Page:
Is buying the extra insurance on a rental car a good idea? I assume that my own car insurance would cover me if I declined, right? If I buy the extra insurance from the rental company, and the wreck the car, will that keep me from having a claim against me on my regular insurance and keep my premiums from going up?
On a more general note, when I buy insurance for my car, am I insured, or is the car insured? So if I loan the car to a friend and they wreck it, does my insurance or their insurance pay? And if I borrow a friend’s car and wreck it, does my insurance or theirs pay?
Al lthis depends on the state & country you’re in, as well as the specific policy you buy.
In general the rental insurance is very expensive for what you get. If you already have your own coverage, then the smart financial decision is to decline the rental coverage. But that assumes you do indeed have coverage already.
Your rates can/will go up if you get a citation connected to damaging a rental car, even if you never claim against your own insurance. Will they go up even more if you do claim against your company? Probably, but there’s no way to predict how much, and I’d be very surprised if any insurance company would/could tell you in advance how they’d reprice you after some hypothetical accident.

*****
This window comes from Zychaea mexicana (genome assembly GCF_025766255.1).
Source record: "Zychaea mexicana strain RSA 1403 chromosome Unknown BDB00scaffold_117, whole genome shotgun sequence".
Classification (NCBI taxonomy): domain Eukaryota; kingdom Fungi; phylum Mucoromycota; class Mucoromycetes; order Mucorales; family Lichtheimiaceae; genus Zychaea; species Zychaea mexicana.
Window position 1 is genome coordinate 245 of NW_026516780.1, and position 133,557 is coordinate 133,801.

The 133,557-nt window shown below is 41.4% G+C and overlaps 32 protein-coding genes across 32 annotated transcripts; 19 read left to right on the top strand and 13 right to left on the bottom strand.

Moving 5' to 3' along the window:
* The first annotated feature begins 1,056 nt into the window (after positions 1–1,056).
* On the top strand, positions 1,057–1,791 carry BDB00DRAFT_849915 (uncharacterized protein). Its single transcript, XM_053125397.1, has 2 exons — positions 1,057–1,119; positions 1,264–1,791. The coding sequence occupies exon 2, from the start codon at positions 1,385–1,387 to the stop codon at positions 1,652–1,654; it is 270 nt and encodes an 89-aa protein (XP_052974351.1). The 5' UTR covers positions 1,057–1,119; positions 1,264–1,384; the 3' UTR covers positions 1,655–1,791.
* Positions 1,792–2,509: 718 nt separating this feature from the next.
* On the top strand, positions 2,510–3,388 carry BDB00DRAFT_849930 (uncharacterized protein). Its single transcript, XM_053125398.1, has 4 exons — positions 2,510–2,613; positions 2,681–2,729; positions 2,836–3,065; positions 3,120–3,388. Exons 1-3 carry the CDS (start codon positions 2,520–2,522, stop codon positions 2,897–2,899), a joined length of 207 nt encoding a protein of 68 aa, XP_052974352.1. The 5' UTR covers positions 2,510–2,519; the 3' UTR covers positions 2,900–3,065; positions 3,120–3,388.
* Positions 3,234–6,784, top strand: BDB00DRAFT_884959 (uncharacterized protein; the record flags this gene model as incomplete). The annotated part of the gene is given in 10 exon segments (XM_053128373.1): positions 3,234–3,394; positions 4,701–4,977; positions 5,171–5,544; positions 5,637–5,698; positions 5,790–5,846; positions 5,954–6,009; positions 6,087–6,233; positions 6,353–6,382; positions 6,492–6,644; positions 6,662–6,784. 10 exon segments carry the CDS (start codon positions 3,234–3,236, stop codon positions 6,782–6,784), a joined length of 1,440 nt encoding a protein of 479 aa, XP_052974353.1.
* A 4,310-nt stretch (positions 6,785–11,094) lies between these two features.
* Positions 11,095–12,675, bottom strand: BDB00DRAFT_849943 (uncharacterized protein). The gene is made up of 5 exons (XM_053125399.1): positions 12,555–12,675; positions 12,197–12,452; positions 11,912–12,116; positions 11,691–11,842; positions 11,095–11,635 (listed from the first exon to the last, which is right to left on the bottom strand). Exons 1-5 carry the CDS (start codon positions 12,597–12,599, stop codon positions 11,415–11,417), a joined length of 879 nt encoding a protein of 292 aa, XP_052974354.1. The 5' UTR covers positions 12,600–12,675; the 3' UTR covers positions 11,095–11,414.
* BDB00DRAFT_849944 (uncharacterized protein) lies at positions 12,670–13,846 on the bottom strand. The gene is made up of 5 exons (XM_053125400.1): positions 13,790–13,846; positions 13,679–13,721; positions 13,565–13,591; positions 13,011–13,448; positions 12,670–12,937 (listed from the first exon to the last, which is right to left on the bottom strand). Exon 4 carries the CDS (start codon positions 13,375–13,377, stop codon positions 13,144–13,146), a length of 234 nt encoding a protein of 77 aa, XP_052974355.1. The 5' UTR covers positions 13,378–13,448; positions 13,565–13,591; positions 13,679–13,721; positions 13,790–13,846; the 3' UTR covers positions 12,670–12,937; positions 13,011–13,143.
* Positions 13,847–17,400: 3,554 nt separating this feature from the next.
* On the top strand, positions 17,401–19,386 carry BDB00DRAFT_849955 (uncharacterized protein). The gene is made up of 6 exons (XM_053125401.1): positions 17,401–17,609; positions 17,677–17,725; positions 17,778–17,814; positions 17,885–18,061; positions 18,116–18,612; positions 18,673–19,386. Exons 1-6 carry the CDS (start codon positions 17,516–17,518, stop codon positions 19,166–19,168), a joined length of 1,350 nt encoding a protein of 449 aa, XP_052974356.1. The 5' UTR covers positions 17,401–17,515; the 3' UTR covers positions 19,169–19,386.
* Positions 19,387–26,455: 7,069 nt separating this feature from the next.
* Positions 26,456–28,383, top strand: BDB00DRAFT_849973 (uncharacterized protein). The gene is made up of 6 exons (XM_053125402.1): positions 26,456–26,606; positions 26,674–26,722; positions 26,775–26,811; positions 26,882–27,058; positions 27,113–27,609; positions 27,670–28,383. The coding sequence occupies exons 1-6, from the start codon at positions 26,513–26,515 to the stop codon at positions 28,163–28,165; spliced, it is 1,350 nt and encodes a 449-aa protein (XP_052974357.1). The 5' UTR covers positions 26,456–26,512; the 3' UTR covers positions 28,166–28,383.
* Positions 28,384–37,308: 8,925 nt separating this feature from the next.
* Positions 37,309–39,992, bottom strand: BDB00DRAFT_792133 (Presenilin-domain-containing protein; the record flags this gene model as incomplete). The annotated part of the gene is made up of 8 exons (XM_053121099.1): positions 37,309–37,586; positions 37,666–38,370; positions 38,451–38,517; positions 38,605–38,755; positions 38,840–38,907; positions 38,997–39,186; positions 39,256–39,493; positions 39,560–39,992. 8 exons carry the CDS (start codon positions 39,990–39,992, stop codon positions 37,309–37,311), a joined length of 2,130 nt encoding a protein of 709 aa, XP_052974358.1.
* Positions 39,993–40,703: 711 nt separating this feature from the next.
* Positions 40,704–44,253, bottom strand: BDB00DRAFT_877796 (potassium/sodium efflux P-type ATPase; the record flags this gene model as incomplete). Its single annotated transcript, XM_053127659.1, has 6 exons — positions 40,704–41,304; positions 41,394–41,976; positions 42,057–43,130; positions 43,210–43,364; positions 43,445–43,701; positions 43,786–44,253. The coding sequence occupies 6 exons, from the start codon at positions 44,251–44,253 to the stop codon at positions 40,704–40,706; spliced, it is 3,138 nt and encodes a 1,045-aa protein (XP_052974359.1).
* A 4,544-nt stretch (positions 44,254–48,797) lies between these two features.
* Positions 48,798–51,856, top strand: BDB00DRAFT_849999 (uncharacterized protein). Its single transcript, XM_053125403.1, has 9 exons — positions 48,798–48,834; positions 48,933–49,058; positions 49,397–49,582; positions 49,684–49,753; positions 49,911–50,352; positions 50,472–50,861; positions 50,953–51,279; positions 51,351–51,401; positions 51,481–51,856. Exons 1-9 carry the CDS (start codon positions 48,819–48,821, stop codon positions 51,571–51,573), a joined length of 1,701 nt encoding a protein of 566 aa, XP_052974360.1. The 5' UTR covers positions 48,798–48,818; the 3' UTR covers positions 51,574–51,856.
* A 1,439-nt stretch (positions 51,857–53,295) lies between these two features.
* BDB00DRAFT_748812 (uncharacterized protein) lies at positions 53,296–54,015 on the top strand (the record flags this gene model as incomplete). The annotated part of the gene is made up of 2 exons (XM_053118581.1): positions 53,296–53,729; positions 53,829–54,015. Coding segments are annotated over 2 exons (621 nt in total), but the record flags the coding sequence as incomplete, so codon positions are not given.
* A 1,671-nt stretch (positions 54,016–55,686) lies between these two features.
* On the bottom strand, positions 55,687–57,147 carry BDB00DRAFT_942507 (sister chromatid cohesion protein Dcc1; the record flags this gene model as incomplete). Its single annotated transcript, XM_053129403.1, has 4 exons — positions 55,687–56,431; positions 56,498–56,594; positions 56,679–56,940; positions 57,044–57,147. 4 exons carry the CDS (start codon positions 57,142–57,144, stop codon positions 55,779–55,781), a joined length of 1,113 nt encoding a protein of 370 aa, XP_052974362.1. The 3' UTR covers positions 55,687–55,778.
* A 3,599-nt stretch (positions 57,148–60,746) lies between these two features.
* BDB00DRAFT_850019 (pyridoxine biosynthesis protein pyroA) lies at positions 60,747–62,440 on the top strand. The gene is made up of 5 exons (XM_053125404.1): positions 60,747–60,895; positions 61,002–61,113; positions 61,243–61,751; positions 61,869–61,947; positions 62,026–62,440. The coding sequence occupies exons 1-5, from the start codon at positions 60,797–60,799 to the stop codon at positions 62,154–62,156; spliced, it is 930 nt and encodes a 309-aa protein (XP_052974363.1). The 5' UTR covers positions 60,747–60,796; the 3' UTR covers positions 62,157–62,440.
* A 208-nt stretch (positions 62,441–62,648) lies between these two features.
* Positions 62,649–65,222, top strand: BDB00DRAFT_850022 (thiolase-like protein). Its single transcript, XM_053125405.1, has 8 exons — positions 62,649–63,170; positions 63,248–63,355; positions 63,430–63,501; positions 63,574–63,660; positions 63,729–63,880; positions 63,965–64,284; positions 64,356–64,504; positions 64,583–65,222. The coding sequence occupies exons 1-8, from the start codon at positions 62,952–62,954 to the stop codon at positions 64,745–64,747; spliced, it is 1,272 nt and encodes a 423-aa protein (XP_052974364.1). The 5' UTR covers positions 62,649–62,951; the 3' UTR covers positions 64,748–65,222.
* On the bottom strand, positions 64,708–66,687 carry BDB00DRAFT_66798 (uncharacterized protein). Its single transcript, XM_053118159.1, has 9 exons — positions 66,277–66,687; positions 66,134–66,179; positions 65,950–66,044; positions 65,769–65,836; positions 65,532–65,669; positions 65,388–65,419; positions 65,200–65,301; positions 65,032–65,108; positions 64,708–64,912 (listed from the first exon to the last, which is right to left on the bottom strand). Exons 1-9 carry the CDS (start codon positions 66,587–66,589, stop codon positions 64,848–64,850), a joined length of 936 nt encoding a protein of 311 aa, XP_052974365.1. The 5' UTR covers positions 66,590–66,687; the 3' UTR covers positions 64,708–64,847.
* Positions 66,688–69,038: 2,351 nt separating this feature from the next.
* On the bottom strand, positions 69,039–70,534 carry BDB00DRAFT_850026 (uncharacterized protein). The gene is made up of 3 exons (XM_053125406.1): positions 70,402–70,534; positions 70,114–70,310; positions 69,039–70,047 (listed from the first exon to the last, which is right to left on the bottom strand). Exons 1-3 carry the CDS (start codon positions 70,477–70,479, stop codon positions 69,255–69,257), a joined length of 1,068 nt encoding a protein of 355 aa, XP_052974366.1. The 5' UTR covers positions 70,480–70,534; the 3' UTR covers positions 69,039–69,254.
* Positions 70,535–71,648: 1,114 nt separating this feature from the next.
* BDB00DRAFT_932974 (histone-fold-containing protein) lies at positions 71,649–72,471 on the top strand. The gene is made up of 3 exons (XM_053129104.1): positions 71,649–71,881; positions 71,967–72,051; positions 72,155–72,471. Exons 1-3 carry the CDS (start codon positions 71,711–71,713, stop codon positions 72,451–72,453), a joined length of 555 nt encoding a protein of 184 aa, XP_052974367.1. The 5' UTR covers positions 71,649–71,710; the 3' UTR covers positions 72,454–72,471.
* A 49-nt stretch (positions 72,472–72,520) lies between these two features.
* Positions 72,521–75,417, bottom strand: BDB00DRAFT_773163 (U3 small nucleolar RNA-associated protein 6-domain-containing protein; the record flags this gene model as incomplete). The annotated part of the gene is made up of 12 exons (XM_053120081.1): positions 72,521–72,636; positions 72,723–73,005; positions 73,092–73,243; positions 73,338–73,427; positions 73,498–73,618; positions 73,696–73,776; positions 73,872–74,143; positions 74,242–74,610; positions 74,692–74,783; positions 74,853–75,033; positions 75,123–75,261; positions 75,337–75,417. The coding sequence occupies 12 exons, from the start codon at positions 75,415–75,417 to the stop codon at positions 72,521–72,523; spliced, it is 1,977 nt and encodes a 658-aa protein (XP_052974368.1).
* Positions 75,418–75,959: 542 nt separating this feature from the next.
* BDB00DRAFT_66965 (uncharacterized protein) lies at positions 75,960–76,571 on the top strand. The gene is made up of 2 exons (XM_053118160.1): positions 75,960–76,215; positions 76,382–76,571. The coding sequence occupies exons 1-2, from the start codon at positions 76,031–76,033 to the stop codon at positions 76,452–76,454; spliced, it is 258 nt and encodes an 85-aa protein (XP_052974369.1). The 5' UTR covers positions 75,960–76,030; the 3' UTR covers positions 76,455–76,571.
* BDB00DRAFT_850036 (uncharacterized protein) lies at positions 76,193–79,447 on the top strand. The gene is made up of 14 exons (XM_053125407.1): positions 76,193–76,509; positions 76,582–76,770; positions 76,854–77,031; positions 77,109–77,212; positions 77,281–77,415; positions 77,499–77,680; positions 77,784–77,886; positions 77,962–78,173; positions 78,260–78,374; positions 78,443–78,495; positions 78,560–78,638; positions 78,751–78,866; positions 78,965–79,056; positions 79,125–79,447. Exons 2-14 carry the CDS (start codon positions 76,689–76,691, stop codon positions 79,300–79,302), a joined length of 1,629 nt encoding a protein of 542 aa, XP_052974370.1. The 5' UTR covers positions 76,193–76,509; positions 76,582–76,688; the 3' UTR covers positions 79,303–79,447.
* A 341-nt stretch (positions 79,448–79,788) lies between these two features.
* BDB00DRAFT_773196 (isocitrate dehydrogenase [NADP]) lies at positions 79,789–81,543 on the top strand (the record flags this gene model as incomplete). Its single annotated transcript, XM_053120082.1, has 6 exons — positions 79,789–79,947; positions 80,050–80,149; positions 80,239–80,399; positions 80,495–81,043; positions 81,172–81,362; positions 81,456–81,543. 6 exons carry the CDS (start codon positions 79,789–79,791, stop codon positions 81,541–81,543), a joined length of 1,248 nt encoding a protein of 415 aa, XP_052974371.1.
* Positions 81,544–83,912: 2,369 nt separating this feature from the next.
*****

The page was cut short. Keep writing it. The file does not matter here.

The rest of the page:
And check the credit card you use to pay. My CC offers further protection as well. But there are too many variables with your own car insurance, your CC, and the agreement with the car rental company to give a single answer.
My son is a manager for a rental car company. When he got this job, and started telling me about all what he deals with on a daily basis I went :eek:. You would be amazed at the number of people that wreck their car, rent a car during the repair, and proceed to wreck that one in just a day or two. So if you are not the most confident driver out there, or have trouble adapting to a new car, buy the insurance. Otherwise you regular car insurance should cover you, but ask your agent to be sure.
Funny story from the rental car trenches. Lady wrecks her car, comes to rent a replacement while her’s is fixed. She accepts the insurance coverage on the rental. The very next day she damn near totals the rental. No problem, fill out accident report, here is another car. The very same day my son gets a phone call from her son It went something like this:
Customer’s son: You ripped my mother off
My son: What do you mean?
Customer’s son: You charged her for rental insurance
My son: She accepted the coverage, and so yes I charged her for it.
Customer’s son: That is a ripoff, I want that charge off of there.
My son: Sir you do realize that your mother severely damaged our car, and without the insurance would have to pay the deductible, right?
Customer’s son: I don’t care, I want that charge off of her contract
My son: Fine you bring me a check for the $2500 deductible, and I will be happy to give you a check for $12
Customer’s son: :smack:
If you don’t have the insurance, and wreck the car, the rental company is going to want your deductible right now. If and when they recover the money from a third party, you will get the deductible back.